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Wind farm will hurt property values

Laramie Boomerang

I've been thinking about connections, community and how just one person's actions can influence so many others. In 1995 my husband and I purchased property south of Vedauwoo that revealed itself to have spectacular, unspoiled views, abundant recreation and a welcoming community with cowboy values. The decision to build our dream home was followed by 3 family members.

After reading a Boomerang article about UW's struggle to develop a much-needed conference center and hotel my brother-in-law began the conversations and connections that resulted in the building of the Hilton Garden Inn and UW Conference Center. This, in-turn, led to development of five additional hotels to support the conference center's attendees and the ever-growing sustainable tourism business.

Because of values and connections, it is now more important than ever to become educated and make your voice heard on wind energy and the project that is being planned south of Vedauwoo. The wind turbines being proposed are 3 ½ times the height the height of White Hall. Current Albany County setbacks will allow these monsters to be built within 0.7 miles from a home. The hundreds of people affected by this industrial sized project will be forced to subsidize construction of the turbines to the tune of 50-65% (Federal subsidies) and lose as much as 45% of their properties' value with no compensation or benefit of the energy generation (which will be sent out of state). If we allow this development Big Wind will have a green light to build turbines up the 287 corridor and envelope the gateways to the Snowy Range.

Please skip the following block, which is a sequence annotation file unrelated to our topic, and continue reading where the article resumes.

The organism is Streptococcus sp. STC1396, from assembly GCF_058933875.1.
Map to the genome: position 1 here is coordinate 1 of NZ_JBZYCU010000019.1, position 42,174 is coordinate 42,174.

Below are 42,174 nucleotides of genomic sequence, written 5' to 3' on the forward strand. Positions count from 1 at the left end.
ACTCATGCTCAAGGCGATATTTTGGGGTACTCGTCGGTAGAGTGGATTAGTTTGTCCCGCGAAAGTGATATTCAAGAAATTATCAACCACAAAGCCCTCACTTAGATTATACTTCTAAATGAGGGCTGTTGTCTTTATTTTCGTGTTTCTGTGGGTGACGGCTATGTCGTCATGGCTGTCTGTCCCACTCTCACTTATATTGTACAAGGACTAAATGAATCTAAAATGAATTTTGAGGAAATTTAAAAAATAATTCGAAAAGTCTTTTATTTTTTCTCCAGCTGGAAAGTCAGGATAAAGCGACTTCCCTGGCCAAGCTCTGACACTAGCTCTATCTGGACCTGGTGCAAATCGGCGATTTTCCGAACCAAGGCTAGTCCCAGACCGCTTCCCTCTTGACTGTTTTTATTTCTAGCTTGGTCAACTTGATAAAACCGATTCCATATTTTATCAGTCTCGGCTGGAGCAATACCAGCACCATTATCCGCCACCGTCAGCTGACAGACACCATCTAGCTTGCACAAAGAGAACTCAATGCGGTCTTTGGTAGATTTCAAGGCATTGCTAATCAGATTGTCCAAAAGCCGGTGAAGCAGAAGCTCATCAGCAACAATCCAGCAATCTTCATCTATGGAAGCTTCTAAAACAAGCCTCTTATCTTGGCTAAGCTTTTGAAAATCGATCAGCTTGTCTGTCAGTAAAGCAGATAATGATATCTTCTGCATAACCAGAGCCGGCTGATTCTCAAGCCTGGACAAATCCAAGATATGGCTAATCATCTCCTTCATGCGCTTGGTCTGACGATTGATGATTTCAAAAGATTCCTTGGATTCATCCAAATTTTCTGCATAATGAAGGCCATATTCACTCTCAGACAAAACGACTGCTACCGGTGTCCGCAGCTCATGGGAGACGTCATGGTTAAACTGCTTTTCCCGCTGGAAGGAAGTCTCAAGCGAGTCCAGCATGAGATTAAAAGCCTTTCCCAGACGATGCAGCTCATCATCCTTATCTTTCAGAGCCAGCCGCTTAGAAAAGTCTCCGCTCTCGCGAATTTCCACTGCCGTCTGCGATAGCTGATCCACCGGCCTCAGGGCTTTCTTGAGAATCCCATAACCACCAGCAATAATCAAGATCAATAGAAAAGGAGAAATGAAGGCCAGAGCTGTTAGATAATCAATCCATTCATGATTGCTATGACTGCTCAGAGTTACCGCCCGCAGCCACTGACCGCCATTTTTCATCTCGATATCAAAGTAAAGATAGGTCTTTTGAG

We are already losing prospective citizens and development. Had our family known planners could so easily transform state and agricultural zoned lands into heavy industrial we would have looked elsewhere and not have invested in this community. We must not let Albany County slam the door on future leaders by destroying the reasons people choose to come here. Please contact Albany County planning and urge them to revise outdated zoning regulations and protect the citizens they are sworn to serve. Connections truly matter. Gayle Wilson Albany County


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